Figure 1. SEM images and schematic representation of a gold nanoblock array. (a) Dimer structure (Dimer; 100 × 100 × 40 nm, gap: 10 nm); (b) Checker board structure (Checker; 100 × 100 × 40 nm, gap: 15 nm).

dene]-1-cyclohexen-1-yl]ethenyl]-3,3-dimethyl-1-pro-pylindolium iodide (IR780; Aldrich Co. Ltd., Figure 2) was selected. Hydrohobic DNA (H-DNA) was prepared by exchanging sodium ions with hexadecyltrimethylammonium ions according to the reported methods [20,21]. H-DNA thin films with immobilized dyes were prepared by spin coating on glass plates with Au arrays. The film thickness was 40 nm. UV-Vis absorption (extinction) spectra were measured by Hitachi U-4100 spectrometer. Fluorescence spectra were measured by Hitachi F-4500 fluorescence spectrophotometer. The CW laser at 675 nm was used as excitation light. The polarization of excitation light was controlled by a film polarizer. The incident angle for the sample was set at 40˚.

3. Results and Discussion

The absorption spectrum of IR780 in H-DNA thin film shows a peak around 800 nm with a shoulder around 730 nm. The fluorescence peak located at 817 nm. The absorption (extinction) spectra of Dimer and Checker exhibit two peaks as shown in Figure 3 [18]. The extinction spectra of longitudinal (L)- and transverse (T)-modes of Au nanoblocks in Dimer, corresponding to the polarization of parallel and perpendicular to the block pairs, were located around 670 and 760 nm, respectively as shown in Figure 3(a). In Checker, the extinction peak was observed around 700 nm. The Land T-mode is indistinguishable in Checker due to symmetric arrangement of Au nanoblocks [22].

It is difficult to make selective excitation of Land T-mode in our measurement system. We attempted the Pand S-polarization dependence for the fluorescence enhancements to discuss semi-quantitatively. Figure 4(a) shows the extinction spectra of Dimer under the nonpolarized, Pand S-polarization. The extinction peaks both Land T-mode were observed. Figures 4(b)-(d) show fluorescence spectra of IR 780 on Dimer excited at 675 nm with non-polarized, Pand S-polarization light, respectively. Average total fluorescence intensity was larger by 10.0, 2.4, and 12.4 times for non-polarized, Pand S-polarization as compared with that on glass substrate alone, respectively. Pand S-polarization are the vector of electric field defined as parallel and perpendicular to the plane of incidence, respectively. The schematic representation has been reported previously [17]. If the incident angle θ is not equal to zero, the P-polarization can

Figure 2. The molecular structure of IR 780.

Figure 3. Extinction spectra of Dimer (a) and Checker (b); red, blue and black line indicates L-mode, T-mode and nonpolarized light excitation.

Figure 4. Extinction spectra of IR 780 in H-DNA thin film on Dimer substrate. Fluorescence spectra of IR 780 in H-DNA on Dimer substrate excited at 675 nm with (b) non-, (c) P-, and (c) S-polarization in the presence (red line) and the absence (blue line) of Au blocks.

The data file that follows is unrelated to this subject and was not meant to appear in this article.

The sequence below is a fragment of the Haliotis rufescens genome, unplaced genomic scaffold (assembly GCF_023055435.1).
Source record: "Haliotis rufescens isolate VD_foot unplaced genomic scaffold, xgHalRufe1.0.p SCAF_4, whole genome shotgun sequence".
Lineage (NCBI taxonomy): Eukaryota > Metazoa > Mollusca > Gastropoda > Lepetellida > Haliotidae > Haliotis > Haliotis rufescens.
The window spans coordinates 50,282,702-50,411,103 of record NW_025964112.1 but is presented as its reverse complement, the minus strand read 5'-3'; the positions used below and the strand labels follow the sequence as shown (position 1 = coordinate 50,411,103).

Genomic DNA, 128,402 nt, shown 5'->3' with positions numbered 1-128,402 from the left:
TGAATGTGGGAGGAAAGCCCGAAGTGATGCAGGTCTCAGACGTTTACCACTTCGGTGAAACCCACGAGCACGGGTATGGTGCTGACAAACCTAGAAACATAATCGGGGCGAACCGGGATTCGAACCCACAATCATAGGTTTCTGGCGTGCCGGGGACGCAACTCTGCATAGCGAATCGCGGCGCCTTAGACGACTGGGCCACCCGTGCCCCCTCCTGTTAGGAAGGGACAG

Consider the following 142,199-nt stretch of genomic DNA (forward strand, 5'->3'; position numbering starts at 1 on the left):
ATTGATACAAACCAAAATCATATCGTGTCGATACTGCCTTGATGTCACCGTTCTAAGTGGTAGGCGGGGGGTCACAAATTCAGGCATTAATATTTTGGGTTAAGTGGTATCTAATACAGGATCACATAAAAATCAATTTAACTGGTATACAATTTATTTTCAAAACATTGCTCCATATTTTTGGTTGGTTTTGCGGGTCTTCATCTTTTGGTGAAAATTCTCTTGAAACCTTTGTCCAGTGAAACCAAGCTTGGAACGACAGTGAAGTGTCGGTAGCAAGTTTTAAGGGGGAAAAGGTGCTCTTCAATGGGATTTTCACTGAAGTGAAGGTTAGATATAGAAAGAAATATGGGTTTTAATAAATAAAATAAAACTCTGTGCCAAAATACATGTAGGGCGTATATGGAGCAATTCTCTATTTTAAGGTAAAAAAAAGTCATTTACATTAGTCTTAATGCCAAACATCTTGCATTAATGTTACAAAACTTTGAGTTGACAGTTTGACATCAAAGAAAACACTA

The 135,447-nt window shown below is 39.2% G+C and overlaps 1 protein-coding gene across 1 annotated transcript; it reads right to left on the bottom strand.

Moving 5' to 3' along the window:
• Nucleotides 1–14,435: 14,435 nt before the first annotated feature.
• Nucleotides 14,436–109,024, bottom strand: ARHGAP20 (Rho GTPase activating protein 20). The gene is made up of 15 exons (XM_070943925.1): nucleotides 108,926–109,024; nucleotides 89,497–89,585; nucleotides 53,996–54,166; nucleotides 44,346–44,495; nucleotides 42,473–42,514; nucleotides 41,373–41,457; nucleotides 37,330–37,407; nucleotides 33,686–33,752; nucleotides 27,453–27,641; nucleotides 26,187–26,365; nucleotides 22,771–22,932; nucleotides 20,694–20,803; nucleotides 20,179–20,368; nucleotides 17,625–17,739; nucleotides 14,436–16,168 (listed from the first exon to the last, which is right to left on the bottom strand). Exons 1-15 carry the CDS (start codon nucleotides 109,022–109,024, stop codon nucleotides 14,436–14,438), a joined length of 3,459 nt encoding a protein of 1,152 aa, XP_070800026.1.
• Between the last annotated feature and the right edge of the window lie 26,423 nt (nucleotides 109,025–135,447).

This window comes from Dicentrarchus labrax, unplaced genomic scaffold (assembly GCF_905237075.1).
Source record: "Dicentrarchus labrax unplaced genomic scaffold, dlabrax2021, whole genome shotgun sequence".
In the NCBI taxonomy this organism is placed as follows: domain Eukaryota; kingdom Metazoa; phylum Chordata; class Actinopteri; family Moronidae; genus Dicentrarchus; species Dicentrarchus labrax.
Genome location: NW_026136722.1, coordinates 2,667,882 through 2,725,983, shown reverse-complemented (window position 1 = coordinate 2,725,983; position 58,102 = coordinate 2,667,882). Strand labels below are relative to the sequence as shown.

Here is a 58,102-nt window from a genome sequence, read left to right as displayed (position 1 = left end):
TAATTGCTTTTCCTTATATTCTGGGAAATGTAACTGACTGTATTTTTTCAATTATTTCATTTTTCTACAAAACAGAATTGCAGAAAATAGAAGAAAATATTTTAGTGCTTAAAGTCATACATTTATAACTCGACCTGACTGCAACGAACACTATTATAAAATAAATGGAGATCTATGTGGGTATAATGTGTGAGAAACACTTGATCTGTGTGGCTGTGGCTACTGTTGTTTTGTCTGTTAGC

excite the plasmon band of Au nanoblocks for both vertical and horizontal direction. We have estimated the ratio of P-polarized light for horizontal and vertical direction of Au nanoblocks is estimated to be 1:0.839 from the ratio of sine to cosine in the θ = 40˚. S-polarization, on the other hand, can only excite for the horizontal direction. These findings indicated that the electric field intensity of S-polarized excitation light is larger than that of P-polarized one. P-polarized light contributed to the excitation of plasmon band both of horizontal and vertical direction of Au nanoblocks. The vertical direction corresponds to the short axis for height direction which has the absorption in visible region did not contribute to the excitation of the gap mode. The photoelectric field with parallel component along the substrate contributes to the enhancement of excitation light intensity, that is both Land T-modes are enhanced [22]. Bek et al. were observed an enhancement of fluorescence from a fluorescent molecule, which is sandwiched between two individual gold nanoparticles, forming a hot spot of strong field enhancement [23]. These findings suggested that enhancement of excitation light intensity at nano gap in Dimer affected the fluorescence intensity.

Figure 5 shows fluorescence spectra of IR 780 on Checker excited at 675 nm with non-polarized light. Average total fluorescence intensity was smaller by 0.63 times as compared with that on glass substrate alone. Checker board structure caused the fluorescence quench-

Figure 5. Fluorescence spectra of IR 780 in H-DNA on Checker substrate excited at 675 nm in the presence (red line) and the absence (blue line) of Au blocks.

ing rather than fluorescence enhancement, which means the fluorescence quenching originates from the energy transfer from the excited state of IR780 to Au nanoblocks or the increased deactivation of excited dye molecules induced by resonance with Au nanoblocks.

4. Conclusion

We investigated NIR fluorescence intensity using regularly arranged Au nanostructures with interaction between nanostructures in order to clarify the gap mode effect on the fluorescence enhancement. In Dimer substrate, average total fluorescence intensity was larger by for 10.0, 2.4, and 12.4 times for non-polarized, Pand Spolarization as compared with that on glass substrate alone, respectively. It is suggested that the observed fluorescence enhancement by the Au arrays most probably originated from the resonance of photo-electric field along the plasmon band in nano gap between Au nanoblocks of Tand L-mode. We have firstly achieved the NIR fluorescence enhancement by LSPR due to the gap mode. The fluorescence quenching, on the other hand, was observed at Checker substrate. The fluorescence quenching originates from the energy transfer from the excited state of IR780 to Au nanoblocks or the increased deactivation of excited dye molecules induced by resonance with Au nanoblocks rather than the fluorescence enhancement.

5. Acknowledgements

This work partly supported by Grant-in-Aid on Priority Area (470: Strong Photon-Molecule Coupling Fields: No. 20043027 and 21020028) from the Ministry of Education, Culture, Sports, Science, and Technology, Japan.

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NOTES

*Corresponding author.